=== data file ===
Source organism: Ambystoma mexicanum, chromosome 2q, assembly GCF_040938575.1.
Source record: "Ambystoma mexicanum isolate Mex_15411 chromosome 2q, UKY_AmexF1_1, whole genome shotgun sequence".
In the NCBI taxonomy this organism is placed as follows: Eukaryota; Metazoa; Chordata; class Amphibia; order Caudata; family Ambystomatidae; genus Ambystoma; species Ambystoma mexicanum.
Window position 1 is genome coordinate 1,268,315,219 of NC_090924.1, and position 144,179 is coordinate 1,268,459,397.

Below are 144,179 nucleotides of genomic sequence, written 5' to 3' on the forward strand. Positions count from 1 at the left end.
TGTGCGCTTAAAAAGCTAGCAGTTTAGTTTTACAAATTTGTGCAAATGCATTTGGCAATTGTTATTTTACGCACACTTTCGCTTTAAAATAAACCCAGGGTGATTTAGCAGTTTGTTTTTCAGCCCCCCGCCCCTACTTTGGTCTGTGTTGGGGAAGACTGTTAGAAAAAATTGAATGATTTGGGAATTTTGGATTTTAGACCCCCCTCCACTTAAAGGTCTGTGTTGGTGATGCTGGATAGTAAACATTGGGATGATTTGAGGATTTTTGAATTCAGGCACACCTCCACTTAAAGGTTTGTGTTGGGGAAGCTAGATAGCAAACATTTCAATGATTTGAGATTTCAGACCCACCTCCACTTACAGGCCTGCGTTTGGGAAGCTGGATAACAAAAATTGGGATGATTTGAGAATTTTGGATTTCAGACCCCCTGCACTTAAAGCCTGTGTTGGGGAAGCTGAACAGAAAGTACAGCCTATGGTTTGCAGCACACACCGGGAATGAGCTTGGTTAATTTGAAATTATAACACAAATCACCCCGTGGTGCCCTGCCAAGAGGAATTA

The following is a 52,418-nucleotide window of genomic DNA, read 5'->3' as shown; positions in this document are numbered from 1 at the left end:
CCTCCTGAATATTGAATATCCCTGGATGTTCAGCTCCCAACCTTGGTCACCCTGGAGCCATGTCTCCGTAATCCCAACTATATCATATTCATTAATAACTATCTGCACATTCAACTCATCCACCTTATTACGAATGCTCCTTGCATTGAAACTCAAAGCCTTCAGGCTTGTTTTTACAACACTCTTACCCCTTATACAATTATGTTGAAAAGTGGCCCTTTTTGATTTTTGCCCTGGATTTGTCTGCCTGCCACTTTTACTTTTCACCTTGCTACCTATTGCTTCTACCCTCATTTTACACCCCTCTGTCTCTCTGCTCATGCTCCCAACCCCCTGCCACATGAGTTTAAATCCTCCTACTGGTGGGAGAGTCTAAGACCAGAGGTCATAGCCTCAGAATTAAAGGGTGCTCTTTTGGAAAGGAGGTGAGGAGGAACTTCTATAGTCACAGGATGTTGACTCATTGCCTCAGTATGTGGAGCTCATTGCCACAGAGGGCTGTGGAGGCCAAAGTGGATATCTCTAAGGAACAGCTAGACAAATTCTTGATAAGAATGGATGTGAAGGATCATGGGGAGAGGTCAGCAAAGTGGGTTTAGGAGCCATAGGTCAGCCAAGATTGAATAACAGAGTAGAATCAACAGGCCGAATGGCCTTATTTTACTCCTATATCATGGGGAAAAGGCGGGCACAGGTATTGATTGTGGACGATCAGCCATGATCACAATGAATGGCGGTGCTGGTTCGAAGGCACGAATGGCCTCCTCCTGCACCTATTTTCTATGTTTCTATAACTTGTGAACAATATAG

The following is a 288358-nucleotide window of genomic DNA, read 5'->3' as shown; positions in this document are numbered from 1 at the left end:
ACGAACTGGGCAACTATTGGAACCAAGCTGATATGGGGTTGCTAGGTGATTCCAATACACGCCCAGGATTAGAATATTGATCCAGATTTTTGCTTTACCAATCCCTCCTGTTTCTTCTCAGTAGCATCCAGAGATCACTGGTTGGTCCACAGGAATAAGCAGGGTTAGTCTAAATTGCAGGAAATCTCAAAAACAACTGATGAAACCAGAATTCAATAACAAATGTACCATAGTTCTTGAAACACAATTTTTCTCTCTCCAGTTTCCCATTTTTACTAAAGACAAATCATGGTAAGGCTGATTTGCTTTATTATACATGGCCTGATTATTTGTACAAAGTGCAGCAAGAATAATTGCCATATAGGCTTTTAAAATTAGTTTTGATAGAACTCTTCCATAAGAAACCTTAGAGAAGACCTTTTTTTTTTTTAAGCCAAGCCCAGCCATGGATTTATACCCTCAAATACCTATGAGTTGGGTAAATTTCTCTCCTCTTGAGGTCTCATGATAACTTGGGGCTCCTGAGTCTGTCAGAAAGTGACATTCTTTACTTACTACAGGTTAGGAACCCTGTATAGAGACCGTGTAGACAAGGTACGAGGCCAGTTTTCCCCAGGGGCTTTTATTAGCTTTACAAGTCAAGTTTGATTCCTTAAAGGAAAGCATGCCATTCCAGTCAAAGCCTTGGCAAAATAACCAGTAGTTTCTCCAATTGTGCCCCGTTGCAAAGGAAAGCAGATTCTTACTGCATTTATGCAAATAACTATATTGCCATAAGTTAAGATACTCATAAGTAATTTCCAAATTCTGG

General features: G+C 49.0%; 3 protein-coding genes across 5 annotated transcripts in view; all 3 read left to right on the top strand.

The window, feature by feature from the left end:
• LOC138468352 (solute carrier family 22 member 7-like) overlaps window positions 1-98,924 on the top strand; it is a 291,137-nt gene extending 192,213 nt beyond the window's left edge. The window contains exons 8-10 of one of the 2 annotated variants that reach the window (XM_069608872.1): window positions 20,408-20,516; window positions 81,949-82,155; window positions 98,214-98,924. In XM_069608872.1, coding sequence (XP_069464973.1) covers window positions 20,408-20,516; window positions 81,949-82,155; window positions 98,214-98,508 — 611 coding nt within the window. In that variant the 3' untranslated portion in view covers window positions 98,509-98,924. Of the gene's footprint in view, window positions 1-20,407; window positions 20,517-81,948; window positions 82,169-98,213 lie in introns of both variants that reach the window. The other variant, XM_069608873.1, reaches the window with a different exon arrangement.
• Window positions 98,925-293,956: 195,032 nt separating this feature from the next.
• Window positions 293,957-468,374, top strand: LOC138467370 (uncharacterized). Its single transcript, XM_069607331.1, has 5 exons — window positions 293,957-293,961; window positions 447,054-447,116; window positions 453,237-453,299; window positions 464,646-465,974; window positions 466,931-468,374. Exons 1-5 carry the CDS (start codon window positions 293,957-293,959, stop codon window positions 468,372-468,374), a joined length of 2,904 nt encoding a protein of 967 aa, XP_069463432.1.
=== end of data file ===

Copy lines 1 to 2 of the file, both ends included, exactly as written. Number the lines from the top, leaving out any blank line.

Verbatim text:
Source organism: Ambystoma mexicanum, chromosome 2q, assembly GCF_040938575.1.
Source record: "Ambystoma mexicanum isolate Mex_15411 chromosome 2q, UKY_AmexF1_1, whole genome shotgun sequence".